Subtle “jokes” about age during a phone interview
Probing questions to gauge your age, such as “When did you graduate high school?” or “When do you plan to retire?”
Even if you’ve been working at the same organization for a decade, that doesn’t mean it’s free of age discrimination. It could be running rampant, but you never noticed it because you weren’t experiencing it. Think back to when you first started working and were constantly asked to help some of your older coworkers navigate something as simple as Microsoft Word. At the time, you may have unconsciously developed a bias against them, assuming they were stuck in their ways and were begrudgingly learning the program only because they are forced to do so.
The chances are high that, at the time, you had no idea that bias was harmful. But now, you might be the one who needs help with a program that your fellow younger coworkers can navigate in their sleep. Are they thinking the same way you did all those years ago? Worse, is that what leadership is thinking? If so, it may be time to start applying to new jobs. Some signs that could clue you in include:
Being passed over through a few promotion cycles for younger, less experienced coworkers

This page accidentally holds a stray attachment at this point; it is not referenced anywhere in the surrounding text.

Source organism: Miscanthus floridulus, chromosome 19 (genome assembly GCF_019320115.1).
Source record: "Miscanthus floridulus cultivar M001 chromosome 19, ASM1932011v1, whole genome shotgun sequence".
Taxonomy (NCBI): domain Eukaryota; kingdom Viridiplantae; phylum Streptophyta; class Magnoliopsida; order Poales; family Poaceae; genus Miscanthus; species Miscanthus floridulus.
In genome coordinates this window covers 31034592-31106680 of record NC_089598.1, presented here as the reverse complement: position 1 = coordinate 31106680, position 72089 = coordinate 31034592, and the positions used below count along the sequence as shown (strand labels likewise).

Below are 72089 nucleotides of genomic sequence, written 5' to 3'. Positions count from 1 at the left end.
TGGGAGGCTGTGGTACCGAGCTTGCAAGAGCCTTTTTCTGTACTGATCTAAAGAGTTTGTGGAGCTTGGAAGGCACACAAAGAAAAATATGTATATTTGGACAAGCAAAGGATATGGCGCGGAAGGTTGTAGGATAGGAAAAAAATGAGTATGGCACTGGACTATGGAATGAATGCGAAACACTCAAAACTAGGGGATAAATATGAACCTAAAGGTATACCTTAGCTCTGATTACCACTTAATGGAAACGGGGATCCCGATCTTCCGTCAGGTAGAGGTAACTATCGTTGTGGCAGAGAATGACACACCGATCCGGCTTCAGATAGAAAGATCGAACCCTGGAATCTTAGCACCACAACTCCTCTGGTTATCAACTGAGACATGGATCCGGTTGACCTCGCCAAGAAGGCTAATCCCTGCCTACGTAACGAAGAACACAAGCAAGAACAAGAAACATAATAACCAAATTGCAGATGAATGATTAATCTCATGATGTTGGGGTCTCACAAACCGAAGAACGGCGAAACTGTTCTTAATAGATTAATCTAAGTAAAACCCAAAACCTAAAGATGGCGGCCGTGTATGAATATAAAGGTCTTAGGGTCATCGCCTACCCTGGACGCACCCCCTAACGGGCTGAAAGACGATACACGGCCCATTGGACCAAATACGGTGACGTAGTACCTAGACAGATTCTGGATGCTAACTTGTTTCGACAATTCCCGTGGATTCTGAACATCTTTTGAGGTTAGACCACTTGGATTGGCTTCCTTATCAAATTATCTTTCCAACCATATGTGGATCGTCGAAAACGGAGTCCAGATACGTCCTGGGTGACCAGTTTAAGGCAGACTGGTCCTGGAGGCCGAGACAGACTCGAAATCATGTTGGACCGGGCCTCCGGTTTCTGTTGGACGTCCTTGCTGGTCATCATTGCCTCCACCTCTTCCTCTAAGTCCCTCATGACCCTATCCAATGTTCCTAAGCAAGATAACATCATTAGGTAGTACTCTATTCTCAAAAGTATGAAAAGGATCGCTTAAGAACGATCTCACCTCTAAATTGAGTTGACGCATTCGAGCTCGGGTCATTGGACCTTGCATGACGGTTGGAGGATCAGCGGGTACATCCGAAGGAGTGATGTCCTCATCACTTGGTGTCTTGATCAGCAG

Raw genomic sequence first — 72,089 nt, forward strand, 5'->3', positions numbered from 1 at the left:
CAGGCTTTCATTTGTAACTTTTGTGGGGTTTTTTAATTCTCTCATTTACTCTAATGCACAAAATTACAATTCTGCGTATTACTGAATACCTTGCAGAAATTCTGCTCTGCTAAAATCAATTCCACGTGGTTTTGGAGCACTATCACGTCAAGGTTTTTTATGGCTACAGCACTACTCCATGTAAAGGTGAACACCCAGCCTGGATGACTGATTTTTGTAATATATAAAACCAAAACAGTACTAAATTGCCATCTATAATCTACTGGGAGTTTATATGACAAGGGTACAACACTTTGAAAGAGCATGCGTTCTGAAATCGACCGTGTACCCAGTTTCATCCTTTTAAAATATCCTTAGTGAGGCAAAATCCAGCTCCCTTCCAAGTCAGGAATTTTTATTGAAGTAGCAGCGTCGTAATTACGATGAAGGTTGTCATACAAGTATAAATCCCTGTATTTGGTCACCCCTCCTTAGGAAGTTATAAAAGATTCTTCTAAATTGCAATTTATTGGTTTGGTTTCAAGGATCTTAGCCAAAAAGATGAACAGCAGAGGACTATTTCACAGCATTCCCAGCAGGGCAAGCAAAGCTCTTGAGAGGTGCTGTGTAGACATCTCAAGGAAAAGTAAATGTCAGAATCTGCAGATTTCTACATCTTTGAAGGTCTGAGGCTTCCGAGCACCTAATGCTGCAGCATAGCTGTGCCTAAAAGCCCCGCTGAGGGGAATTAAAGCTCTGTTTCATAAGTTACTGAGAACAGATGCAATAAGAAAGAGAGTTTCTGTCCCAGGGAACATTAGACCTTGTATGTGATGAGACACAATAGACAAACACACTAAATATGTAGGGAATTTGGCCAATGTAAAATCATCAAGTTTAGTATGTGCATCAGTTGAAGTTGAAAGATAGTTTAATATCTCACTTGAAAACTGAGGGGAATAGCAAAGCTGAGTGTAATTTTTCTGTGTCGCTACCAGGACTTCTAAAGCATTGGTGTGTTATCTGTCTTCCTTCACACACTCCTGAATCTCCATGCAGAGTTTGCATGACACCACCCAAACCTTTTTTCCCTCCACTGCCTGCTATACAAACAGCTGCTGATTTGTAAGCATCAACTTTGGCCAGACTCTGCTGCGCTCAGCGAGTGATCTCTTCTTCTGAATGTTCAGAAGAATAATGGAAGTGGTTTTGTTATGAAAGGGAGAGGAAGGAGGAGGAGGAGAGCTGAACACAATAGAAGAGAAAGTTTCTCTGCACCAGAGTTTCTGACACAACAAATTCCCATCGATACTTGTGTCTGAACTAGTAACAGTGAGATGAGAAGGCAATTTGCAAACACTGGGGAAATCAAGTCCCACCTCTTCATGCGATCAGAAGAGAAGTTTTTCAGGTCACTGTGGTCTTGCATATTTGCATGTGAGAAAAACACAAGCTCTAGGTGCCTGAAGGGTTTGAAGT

Getting left out of decision-making meetings
No longer being asked to help with process improvement/efficiency initiatives
Feeling out of place in the company’s overall culture
Fellow employees making jokes or patronizing comments about your age or lack of technical experience
No longer getting invited to team social events/outings
Getting frequent questions from leadership about your retirement plans
Of course, as with everything, these red flags could be something or nothing at all. It just depends on your circumstances. If you suspect ageism in the workplace, there is a good chance it’s happening even if you haven’t personally experienced it yet. And if it hasn’t happened yet, don’t just assume it never will. Keep pushing back, standing up for what you deserve because you do bring value to the business, and if, down the road, they are too blinded by your age to see that value, then there is undoubtedly another employer out there who will.
Facing Ageism Head-On
Age discrimination in the workplace usually doesn’t look like the black and white terms spelled out in the ADEA. It’s often subtle and possibly an unconscious behavior. Still, good intentions don't make the situation any easier to deal with. If you’re experiencing age discrimination at work or in your job hunt, you don’t have to take it. Speak up, stand out, and keep pushing for what you deserve. Eventually, you’ll land somewhere that sees you for your talent, not your age.